Beware of those who find Roethlisberger's infallible. Also beware of those who find Roethlisberger disastrous. Those who have assessments on the extreme ends of the spectrum are likely filling in the unknowns unfairly.

Trust the assessment of the franchise who has all the information that they are making the best decision. If all the problems down the stretch for the Steelers last year were the fault of Ben Roethlisberger, those who have all the information would not have decided they want him back for another season.

The Pittsburgh Steelers drop rates were alarming in 2020

Behind the Steel Curtain - Sat, 02/27/2021 - 8:00am
Charles LeClaire-USA TODAY Sports

The Pittsburgh Steelers’ receivers struggled to hold onto the football in 2020, and the numbers are even worse than you might think.

There were moments of brilliance from the Pittsburgh Steelers’ wide receivers in 2020, and moments of utter disappointment.

During the Steelers’ worst stretch of the season, a trend developed among the pass catchers on the team. They simply couldn’t hold onto the ball, especially when it mattered the most. Brutal drops killed drives, eliminated moment and had a heavy hand in the team losing 5 of their last 6 games.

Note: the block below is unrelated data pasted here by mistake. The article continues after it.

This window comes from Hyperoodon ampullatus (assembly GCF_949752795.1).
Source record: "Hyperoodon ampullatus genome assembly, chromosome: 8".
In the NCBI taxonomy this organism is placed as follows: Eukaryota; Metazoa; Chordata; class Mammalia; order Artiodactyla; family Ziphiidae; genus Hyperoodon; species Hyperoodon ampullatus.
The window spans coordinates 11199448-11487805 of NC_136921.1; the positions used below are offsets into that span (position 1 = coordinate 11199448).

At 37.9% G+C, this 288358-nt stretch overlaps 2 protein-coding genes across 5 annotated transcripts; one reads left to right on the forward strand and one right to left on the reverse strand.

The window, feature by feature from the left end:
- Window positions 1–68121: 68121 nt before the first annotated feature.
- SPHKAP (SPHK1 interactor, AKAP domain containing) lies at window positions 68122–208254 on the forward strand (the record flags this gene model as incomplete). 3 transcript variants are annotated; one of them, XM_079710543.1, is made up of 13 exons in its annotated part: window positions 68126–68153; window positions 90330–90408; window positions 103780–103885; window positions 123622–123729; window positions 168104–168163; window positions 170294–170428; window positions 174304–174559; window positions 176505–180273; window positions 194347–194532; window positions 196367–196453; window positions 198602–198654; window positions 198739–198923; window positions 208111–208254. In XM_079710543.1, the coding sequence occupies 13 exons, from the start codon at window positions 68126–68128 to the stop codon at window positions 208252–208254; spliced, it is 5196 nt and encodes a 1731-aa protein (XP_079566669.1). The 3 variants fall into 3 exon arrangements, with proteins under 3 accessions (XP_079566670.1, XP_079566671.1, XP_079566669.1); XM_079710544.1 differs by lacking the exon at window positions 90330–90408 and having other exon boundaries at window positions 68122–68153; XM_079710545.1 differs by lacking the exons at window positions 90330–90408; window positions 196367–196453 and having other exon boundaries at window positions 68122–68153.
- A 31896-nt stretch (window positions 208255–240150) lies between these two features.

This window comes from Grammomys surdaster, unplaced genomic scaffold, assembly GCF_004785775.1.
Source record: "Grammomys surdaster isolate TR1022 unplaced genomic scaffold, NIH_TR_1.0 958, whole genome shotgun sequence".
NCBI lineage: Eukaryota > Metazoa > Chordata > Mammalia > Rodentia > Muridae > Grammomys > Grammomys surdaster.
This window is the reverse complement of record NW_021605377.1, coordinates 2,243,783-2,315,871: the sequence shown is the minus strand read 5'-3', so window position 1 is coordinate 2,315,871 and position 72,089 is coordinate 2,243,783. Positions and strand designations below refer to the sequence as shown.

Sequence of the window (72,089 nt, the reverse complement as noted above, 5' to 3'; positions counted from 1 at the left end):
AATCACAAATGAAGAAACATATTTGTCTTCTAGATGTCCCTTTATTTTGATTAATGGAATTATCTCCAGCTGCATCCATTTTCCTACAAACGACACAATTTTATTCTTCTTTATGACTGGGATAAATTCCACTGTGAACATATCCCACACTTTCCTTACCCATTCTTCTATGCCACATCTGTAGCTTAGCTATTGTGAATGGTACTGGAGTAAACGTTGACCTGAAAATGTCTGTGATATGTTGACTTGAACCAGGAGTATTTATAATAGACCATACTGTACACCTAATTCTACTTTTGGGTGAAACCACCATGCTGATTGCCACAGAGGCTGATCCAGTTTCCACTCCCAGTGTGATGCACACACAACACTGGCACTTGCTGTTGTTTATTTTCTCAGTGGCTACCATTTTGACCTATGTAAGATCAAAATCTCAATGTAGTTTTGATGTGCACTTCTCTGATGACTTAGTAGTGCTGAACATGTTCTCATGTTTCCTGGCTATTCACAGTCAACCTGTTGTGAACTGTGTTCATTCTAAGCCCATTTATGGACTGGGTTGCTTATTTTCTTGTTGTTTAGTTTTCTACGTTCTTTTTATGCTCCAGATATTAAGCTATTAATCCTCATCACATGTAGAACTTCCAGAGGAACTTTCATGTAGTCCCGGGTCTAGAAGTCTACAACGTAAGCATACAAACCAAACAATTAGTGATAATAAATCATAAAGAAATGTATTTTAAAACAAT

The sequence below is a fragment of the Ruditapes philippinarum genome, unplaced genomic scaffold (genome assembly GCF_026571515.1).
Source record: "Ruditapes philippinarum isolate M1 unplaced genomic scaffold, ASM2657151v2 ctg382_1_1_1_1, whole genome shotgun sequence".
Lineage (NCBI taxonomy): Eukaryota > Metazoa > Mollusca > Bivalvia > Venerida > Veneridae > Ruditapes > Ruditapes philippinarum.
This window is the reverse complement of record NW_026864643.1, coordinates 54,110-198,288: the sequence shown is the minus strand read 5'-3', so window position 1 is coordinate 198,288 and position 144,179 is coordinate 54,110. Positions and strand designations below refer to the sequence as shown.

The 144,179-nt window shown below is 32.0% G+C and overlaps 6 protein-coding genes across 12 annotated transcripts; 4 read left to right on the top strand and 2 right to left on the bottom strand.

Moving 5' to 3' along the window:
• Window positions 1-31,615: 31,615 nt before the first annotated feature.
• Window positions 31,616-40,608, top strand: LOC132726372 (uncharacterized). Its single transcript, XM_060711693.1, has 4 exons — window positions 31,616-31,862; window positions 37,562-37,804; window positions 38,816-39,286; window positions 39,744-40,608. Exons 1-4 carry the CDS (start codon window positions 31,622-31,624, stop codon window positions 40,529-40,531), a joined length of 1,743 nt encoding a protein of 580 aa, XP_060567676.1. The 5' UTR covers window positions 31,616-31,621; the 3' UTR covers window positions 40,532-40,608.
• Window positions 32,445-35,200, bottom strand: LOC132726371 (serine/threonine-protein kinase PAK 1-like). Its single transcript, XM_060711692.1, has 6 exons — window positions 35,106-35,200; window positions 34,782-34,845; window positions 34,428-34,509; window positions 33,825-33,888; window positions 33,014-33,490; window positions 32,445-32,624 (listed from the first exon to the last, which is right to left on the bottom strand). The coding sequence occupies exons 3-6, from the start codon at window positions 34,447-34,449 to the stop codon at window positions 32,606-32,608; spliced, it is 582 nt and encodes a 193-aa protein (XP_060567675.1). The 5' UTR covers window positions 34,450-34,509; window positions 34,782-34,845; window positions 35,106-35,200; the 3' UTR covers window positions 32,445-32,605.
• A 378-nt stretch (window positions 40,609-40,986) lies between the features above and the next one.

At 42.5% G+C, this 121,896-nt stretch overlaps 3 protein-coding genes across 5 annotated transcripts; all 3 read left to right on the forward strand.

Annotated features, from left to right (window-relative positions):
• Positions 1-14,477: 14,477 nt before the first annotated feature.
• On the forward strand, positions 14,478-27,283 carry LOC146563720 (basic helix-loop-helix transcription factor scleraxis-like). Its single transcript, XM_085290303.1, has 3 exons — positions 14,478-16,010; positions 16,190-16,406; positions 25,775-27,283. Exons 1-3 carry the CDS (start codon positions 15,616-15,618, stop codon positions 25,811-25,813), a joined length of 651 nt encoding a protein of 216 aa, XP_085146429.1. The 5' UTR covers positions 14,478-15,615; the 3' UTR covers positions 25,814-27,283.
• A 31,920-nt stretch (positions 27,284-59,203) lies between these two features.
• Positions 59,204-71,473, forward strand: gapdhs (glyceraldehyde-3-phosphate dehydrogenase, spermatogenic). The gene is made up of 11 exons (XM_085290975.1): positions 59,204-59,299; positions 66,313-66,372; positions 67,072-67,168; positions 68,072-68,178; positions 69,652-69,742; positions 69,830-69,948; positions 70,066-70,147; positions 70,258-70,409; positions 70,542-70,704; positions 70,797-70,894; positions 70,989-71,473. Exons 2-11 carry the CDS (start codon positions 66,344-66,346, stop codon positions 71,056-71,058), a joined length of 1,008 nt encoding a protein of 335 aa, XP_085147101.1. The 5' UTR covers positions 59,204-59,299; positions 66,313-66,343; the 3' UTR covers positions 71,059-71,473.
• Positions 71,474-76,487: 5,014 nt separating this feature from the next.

You don’t need to remind Steelers fans of the dropped passes, trust me, they remember. But when you look at the numbers you can see just how bad the drops were in 2020. Check out the drop rates among Steelers pass catchers in 2020, courtesy of the Steelers Pro Football Focus (PFF) Twitter page:

Drop Rates among #Steelers

➤ Diontae Johnson - 13.7%
➤ James Washington - 11.8%
➤ Eric Ebron - 11.1%
➤ James Conner - 10.3%
➤ Chase Claypool - 6.1%
➤ JuJu Smith-Schuster - 3%

— PFF PIT Steelers (@PFF_Steelers) February 15, 2021

The worst of the above players is no doubt Dionate Johnson. Sure, he is atop the list, but it goes beyond leading the team in this category. Johnson also had more targets than Chase Claypool, Eric Ebron and James Washington. It gives him more opportunities to drop the football, which he did plenty of last season, but it also gives him a tremendous amount of opportunities to turn that percentage around.